Despite only owning two hectares (five acres) just 10 years ago, Adam Pitts now runs a successfully diverse farming business. Rebecca Jordan reports.
Adam Pitts has worked to secure his farming future by establishing several distinct enterprises which generate cashflow, accrue capital, harness the latest genetic technology and are mutually beneficial.
Based at Gulliver Side, Exminster, Devon, Mr Pitts’ operations vary from 5,500 organic free-range chickens finished every five weeks for Two Sisters, 600 breeding rams managed over winter for Innovis, a business shearing 25,000 sheep in the West Country, and, more recently, a sheep breeding programme – also for Innovis.
Just 10 years ago, Mr Pitts owned just two hectares (five acres) of land. With an abiding passion for sheep, he was running a 200-ewe flock, finishing lambs in a traditional system based on grass keep. He soon realised this was not a successful way to raise capital and enhance his business, so he approached Two Sisters and, a year later, also established the shearing enterprise which was the backbone of his business in the early days.
He says: “The contract with Two Sisters was the best thing I have ever done. It has been the only entry into agriculture which has enabled me to be cash positive.”
For the chicken business, Mr Pitts is not required to buy the chicks, and is paid on a p/kg basis on finishing.
Day-old chicks are housed for three weeks and managed on two hectares (five acres) of rented organic ground half a mile away from the home farm. Stocking rate for chickens is about one per sq.m and the area is rotated in a further 16ha (40 acres) which is tilled to organic spring barley and grass leys. Within 70 days of arrival the chickens weigh 2.5kg and are ready to send to Two Sisters. The sheds must then be ‘clinically cleaned’ which takes two weeks.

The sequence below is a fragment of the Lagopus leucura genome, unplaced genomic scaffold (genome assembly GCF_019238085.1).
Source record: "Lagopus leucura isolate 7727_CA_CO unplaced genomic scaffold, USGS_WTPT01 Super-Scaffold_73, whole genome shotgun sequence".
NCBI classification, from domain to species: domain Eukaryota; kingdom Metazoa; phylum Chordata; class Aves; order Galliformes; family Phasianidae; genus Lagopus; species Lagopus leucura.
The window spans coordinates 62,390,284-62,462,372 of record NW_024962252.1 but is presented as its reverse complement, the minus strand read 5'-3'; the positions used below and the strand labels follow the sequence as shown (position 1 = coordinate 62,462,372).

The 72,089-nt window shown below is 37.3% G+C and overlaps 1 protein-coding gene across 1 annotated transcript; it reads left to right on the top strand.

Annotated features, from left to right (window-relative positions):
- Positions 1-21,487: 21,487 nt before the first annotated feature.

Mr Pitts is required to buy in feed but, with the finished meat price/kg pegged to the feed price, he feels the fluctuation in margins seen by other finishing enterprises is not so noticeable here. In fact, one of the major spin offs of the enterprise’s profitability is he has been able to take on a full-time worker to help this and the sheep enterprise.
“During the recession, sales of organic chicken dropped. Two Sisters says we are out of the slump now as sales are on the increase again,” says Mr Pitts.
“The forecasters at Sainsbury’s, where the chickens are sold, predict market fluctuations. When sales are likely to drop I am supplied with the same number of chicks, but there is a longer gap between each batch. At the worst time, for example, I was only receiving chicks on a 10-week rota, not five.”
A chance meeting with arable farmer Matt Cotton, from R. and P. Farming at Oakridge, near Mamhead, Dawlish, in 2013 resulted in a share farming agreement where Mr Pitts originally managed Mr Cotton’s ewes. Soon he amalgamated his own flock to establish a 350 Suffolk cross ewe flock over 121ha (300 acres) of grass leys, some in a Higher Level Scheme agreement, as part of Farm Business Tenancy and contract agreements.
“I tried renting ground everywhere but it did not work as I could not generate enough capital and was not building a business for the future.
“This system gave me more enthusiasm for sheep farming while I felt secure in a bigger farming operation which gave me back up. I was able to have a better quality of life while still self-employed and generating capital.
“My accountancy background has been invaluable at helping me understand a share farming agreement and the budget-based decision-making process common in arable farming.”
During this period, the chicken contract was generating cashflow. This meant he could improve grass leys while managing the flock on a rotational paddock grazing system – something which was needed if grazing was to be optimised in a farming enterprise where arable was the emphasis and field boundaries a thing of the past.
“I had to get away from the mindset of hoping for the best in my sheep enterprise and, instead, start wondering why parts of it were not working. Improving grassland was a good place to start,” says Mr Pitts.
“As such I direct drilled chicory and white clover into those pastures. The former helped reduce our worm burden and is a good source of protein. It can get dry here so its deep root is vital in summer, especially this year when we had no rain for more than a month. The mix grows well and works in the arable rotational system.
“The chickens provided great cashflow but no capital growth. I needed the latter to build up my business. Everyone in agriculture needs something to sell to get themselves out of trouble,” he says.